• $1.5 billion for raludotatug deruxtecan, with half due upon execution, and the other half due after 24 months.

$5.5B each in sales milestone

Merck also agreed to pay Daiichi Sankyo up to an additional $5.5 billion for each DXd ADC—a payment tied to achieving sales milestones. When combined with an additional refundable upfront payment of $1 billion, Merck could pay as much as $22 billion for the three programs.

However, Merck could opt out of the collaborations for patritumab deruxtecan and raludotatug deruxtecan and not pay the partial upfront payments due after 12 and 24 months, respectively. But if Merck opts out of patritumab deruxtecan and/or raludotatug deruxtecan, Daiichi Sankyo gets to keep the upfront payments made up to that point by Merck, and would regain rights related to such DXd ADCs.

As referenced above, Merck will pay an additional upfront payment of $1 billion ($500 million each for patritumab deruxtecan and ifinatamab deruxtecan), a pro-rated portion of which may be refundable in the event of early termination of development with respect to each program.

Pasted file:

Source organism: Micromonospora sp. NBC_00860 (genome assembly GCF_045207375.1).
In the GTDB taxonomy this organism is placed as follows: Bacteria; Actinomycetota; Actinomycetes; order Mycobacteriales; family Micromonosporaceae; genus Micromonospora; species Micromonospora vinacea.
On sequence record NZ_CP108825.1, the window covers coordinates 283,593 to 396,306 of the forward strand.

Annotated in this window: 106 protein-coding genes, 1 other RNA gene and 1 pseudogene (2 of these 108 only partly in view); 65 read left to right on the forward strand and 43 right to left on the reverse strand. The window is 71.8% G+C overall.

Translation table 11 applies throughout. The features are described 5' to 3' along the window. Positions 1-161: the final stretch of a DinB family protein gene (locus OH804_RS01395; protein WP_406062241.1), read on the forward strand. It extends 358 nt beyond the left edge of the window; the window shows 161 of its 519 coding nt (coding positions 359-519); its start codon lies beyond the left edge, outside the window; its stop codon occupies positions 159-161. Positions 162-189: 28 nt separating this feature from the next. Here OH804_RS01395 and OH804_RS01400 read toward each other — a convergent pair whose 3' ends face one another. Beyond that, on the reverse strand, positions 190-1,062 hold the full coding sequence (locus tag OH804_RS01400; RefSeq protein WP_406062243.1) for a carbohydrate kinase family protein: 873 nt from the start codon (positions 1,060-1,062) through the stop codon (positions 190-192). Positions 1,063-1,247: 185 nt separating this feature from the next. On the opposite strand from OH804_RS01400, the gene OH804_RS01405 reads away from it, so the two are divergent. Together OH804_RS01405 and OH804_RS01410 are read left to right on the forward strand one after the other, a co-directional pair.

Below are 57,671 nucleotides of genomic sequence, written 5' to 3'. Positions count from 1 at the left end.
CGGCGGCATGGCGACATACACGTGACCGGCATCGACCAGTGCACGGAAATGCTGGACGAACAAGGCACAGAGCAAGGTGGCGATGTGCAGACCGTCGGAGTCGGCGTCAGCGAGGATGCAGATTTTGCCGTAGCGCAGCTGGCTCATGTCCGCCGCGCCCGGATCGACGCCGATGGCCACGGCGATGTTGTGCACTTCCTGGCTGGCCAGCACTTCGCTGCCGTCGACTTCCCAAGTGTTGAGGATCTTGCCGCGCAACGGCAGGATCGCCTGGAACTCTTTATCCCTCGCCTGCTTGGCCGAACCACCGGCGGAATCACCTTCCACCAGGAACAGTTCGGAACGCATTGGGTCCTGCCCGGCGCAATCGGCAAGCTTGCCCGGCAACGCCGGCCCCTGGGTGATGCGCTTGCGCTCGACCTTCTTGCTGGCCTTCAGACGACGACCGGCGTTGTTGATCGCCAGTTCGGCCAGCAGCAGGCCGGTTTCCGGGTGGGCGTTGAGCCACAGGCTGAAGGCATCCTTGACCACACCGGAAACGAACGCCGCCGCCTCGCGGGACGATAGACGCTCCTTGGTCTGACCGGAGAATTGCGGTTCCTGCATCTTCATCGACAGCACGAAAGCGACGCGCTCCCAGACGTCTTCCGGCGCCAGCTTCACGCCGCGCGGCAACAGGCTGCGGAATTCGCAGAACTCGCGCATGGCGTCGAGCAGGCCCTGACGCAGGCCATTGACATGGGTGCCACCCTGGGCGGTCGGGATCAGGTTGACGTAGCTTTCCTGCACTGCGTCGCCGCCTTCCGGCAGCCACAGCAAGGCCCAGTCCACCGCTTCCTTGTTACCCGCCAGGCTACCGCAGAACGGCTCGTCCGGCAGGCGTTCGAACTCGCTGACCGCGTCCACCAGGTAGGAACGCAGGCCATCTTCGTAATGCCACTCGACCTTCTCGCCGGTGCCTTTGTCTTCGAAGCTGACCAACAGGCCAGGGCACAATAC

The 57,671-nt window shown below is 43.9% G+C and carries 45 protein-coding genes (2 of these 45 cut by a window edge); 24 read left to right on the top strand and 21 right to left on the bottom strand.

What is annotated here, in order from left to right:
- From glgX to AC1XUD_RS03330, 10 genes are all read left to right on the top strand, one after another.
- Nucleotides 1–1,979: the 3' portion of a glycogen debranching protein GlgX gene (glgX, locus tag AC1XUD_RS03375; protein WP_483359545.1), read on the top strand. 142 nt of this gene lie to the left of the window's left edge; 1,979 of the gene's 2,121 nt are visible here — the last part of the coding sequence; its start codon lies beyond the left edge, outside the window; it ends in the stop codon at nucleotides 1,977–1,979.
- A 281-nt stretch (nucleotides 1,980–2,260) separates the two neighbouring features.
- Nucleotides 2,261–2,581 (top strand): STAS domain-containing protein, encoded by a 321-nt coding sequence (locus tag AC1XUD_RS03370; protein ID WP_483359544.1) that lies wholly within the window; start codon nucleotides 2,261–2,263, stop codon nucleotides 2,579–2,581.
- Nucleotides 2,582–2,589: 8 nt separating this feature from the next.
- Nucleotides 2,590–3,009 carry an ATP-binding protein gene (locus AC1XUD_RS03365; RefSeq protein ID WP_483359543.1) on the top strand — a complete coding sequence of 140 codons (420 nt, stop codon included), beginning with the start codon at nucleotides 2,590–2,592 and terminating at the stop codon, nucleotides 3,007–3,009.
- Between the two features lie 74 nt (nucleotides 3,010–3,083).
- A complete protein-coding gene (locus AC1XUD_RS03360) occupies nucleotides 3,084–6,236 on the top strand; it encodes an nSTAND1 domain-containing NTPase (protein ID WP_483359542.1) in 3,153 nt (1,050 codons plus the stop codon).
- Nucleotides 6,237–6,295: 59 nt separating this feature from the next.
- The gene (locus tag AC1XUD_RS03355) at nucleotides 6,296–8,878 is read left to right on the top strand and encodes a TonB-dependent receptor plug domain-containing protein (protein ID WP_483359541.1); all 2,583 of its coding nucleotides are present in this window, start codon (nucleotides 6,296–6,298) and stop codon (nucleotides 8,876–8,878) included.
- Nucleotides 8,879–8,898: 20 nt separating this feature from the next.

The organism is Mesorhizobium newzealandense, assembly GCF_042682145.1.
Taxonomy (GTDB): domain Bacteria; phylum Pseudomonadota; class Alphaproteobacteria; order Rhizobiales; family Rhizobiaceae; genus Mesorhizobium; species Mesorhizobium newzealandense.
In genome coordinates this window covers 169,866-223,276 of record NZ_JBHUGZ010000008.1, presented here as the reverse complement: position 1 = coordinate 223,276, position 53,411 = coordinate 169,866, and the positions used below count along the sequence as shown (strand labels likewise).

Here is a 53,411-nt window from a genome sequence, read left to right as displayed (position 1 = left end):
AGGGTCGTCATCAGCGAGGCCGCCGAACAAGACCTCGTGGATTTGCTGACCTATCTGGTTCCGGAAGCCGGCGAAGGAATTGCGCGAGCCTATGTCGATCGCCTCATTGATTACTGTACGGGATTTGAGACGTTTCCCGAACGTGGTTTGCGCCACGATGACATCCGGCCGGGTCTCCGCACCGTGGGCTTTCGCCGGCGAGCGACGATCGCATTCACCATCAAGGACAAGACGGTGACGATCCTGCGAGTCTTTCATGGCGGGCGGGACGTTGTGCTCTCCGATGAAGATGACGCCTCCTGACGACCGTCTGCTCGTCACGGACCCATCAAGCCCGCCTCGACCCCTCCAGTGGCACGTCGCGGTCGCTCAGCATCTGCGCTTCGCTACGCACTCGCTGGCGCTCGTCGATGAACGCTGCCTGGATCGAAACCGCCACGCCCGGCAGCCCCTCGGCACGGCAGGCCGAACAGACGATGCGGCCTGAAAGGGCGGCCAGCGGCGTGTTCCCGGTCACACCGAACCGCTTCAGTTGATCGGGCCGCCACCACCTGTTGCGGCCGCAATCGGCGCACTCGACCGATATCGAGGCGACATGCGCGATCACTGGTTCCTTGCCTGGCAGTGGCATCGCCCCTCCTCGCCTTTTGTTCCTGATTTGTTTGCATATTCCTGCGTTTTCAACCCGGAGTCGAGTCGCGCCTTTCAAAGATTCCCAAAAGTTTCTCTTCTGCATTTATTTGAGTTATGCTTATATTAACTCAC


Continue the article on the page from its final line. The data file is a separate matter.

For raludotatug deruxtecan, Merck will pay 75% of the first $2 billion of R&D expenses. Other than that program, the companies will equally share expenses as well as profits worldwide except Japan, where Daiichi Sankyo retains exclusive rights and Merck will receive a royalty based on sales revenue.

Daiichi Sankyo will generally book sales worldwide. The company said it will disclose the impact of the collaboration on its results for the fiscal year ending March 31, 2024 “at an appropriate time in the future.”

Merck said it will record an aggregate pretax charge of $5.5 billion, or approximately $1.70 per share, reflecting the $4 billion upfront payment and the $1.5 billion in continuation payments. That charge will reduce both Merck’s fourth-quarter and full-year 2023 GAAP and non-GAAP results.

Merck also said the collaboration will negatively impact its earnings per share (EPS) of approximately 25 cents in the first 12 months following the close of the transaction, as it spends to acquire the ADC candidates and incurs costs to finance the transaction.